Hayrides: Safety Activity Checkpoints
A traditional activity that’s often part of autumn festivities and apple- or pumpkin-picking trips, hayrides are fun for girls of all ages. Before participating in a hayride, ensure that hayride equipment (tractor/truck, bales of hay) are secure, that vehicle weight limitations and seating capacities are not exceeded, and that paths and trails are free of obstructions. Also ensure that girls are responsible riders who stay seated during the hayride.
Know where to go on hayrides. The hayride takes place on private property at a maximum speed of 10 miles per hour. Public roads and highways are not used. Connect with your Girl Scout council for site suggestions.
Include girls with disabilities. Communicate with girls with disabilities and/or their caregivers to assess any needs and accommodations.
- Layered clothing appropriate for the weather
- Comfortable walking shoes
Prepare for the Hayride
- Communicate with council and parents. Inform your Girl Scout council and girls’ parents/guardians about the activity, including details about safety precautions and any appropriate clothing or supplies that may be necessary. Follow council procedures for activity approval, certificates of insurance, and council guidelines about girls’ general health examinations. Make arrangements in advance for all transportation and confirm plans before departure.
- Girls plan the activity. Keeping their grade-level abilities in mind, encourage girls to take proactive leadership roles in organizing details of the activity.
- Arrange for transportation and adult supervision. The recommended adult-to-girl ratios are two non-related adults (at least one of whom is female) to every:
- 6 Girl Scout Daisies
- 12 Girl Scout Brownies
- 16 Girl Scout Juniors
- 20 Girl Scout Cadettes
- 24 Girl Scout Seniors
- 24 Girl Scout Ambassadors
Plus one adult to each additional:
- 4 Girl Scout Daisies
- 6 Girl Scout Brownies
- 8 Girl Scout Juniors
- 10 Girl Scout Cadettes
- 12 Girl Scout Seniors
- 12 Girl Scout Ambassador
- Compile key contacts. Give an itinerary to a contact person at home; call the contact person upon departure and return. Create a list of girls’ parents/guardian contact information, telephone numbers for emergency services and police, and council contacts—keep on hand or post in an easily accessible location.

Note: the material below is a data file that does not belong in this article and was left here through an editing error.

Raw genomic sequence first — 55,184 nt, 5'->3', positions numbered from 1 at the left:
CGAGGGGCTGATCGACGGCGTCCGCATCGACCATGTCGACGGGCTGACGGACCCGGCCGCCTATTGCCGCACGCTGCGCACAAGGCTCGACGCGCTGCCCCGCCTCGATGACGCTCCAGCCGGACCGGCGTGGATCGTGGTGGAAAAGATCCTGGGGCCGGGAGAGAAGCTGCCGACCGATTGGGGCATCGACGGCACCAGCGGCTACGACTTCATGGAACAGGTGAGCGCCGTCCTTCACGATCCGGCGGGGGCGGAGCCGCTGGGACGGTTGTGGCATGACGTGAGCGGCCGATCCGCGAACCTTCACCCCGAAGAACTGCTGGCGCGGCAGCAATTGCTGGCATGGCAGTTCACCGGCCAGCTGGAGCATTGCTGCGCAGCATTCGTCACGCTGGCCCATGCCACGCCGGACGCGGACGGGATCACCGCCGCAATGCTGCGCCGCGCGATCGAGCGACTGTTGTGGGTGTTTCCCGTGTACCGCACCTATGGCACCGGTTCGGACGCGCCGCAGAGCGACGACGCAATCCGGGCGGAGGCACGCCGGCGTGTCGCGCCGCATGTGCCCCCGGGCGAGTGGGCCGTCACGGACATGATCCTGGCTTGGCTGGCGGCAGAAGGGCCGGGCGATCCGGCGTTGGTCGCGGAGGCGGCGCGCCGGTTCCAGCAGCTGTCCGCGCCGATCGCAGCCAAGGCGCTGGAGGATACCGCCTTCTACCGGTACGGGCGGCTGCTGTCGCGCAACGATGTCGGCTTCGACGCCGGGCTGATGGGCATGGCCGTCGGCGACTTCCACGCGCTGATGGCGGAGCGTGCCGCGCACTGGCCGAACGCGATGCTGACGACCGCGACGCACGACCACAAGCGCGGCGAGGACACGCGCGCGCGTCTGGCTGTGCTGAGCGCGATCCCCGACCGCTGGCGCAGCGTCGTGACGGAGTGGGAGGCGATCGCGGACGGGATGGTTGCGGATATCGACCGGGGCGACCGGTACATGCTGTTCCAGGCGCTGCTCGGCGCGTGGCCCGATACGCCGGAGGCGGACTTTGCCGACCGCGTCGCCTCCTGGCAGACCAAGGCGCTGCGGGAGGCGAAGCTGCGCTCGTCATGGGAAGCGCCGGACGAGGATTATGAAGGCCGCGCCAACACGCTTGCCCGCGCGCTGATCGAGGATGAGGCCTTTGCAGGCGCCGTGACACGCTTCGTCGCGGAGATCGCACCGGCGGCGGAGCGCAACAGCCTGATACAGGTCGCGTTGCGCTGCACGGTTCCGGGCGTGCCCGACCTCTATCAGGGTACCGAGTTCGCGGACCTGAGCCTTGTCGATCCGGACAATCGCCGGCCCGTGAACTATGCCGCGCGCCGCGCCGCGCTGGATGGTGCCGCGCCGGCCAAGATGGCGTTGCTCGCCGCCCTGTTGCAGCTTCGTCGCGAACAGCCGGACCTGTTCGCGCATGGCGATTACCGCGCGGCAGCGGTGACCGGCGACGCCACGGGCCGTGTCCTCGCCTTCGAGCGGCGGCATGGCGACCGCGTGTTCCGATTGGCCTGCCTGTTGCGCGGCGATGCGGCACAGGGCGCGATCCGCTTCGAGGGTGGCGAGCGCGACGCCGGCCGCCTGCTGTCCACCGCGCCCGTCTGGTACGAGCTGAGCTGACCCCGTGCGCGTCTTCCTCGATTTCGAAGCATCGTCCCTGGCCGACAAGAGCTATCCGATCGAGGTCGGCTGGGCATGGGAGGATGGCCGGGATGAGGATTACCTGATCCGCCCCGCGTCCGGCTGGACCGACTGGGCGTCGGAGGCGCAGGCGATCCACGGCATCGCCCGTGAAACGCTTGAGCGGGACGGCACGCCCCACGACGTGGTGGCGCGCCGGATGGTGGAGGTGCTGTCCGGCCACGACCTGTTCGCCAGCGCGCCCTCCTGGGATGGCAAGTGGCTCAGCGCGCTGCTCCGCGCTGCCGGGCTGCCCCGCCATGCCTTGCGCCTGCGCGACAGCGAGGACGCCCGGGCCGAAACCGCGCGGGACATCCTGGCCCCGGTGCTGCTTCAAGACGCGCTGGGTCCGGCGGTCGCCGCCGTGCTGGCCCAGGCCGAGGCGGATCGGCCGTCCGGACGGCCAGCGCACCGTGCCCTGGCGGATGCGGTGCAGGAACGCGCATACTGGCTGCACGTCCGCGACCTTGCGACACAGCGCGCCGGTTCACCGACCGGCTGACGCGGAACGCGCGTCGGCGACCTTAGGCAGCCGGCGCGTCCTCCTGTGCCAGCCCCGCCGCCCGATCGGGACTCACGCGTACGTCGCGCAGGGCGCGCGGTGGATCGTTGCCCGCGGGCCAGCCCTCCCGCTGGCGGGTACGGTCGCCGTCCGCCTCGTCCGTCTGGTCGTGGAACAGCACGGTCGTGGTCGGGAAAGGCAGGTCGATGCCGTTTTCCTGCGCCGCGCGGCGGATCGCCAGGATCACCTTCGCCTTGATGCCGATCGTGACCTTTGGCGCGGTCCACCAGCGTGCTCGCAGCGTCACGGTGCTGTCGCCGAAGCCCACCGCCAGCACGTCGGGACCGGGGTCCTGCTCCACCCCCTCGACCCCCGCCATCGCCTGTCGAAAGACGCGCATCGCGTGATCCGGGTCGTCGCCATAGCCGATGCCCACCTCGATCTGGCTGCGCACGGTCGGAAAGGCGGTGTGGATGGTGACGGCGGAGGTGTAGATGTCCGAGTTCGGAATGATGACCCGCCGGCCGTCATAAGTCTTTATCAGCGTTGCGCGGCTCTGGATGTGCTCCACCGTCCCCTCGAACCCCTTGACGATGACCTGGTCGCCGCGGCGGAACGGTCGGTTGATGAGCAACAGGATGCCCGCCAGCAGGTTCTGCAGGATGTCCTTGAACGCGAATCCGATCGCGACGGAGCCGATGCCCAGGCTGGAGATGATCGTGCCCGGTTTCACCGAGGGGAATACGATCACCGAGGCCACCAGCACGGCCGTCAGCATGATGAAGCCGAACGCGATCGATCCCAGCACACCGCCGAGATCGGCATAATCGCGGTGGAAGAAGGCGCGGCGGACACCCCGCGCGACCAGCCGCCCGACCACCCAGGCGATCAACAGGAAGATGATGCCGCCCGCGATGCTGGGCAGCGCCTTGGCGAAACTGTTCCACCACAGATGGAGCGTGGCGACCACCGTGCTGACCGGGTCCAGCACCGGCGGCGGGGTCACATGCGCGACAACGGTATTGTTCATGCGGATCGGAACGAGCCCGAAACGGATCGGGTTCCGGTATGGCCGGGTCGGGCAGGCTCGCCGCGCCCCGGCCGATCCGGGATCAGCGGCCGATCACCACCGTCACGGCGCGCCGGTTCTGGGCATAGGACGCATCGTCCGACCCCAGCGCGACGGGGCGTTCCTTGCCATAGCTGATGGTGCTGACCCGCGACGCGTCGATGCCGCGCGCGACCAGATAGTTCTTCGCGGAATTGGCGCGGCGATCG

- Select a safe hayride location. Inspect the site to be sure it is free of potential hazards, and make sure emergency medical care is accessible. Ensure that the hayride route is clear of debris and hazards that may cause a jolt or jarring ride for participants.
- Dress appropriately for the activity. Make sure girls and adults avoid wearing dangling earrings, bracelets, and necklaces that may become entangled in equipment.
- Prepare for emergencies. Ensure the presence of a first-aid kit and a first-aider with a current certificate in First Aid, including Adult and Child CPR or CPR/AED. See Volunteer Essentials for information about first-aid standards and training.
On the Day of the Hayride
- Get a weather report. On the morning of the hayride trip, check weather.com or other reliable weather sources to determine if conditions are appropriate, and make sure that the ground is free of ice. If severe weather conditions prevent the activity, be prepared with a backup plan or alternate activity, or postpone the activity. Write, review, and practice evacuation and emergency plans for severe weather with girls. In the event of a storm, take shelter away from tall objects (including trees, buildings, and electrical poles). Find the lowest point in an open flat area. Squat low to the ground on the balls of the feet, and place hands on knees with head between them.
- Use the buddy system. Girls are divided into teams of two. Each girl chooses a buddy and is responsible for staying with her buddy at all times, warning her buddy of danger, giving her buddy immediate assistance if safe to do so, and seeking help when the situation warrants it. If someone in the group is injured, one person cares for the patient while two others seek help.
- Girls learn about and practice safe hayrides. Girls do not ride in the hauling vehicle. The driver of the hauling vehicle is licensed to drive a vehicle in the jurisdiction and is at least 21 years of age. The hauled vehicle meets all state and local safety requirements and displays proper identification showing these conditions have been met. The hauled vehicle has protective sides and rear fencing or gates, as well as rear lights in working order. The hay or straw is properly stacked to prevent slipping. Sufficient seating space is allowed for each person. Girls and adults remain seated during the ride.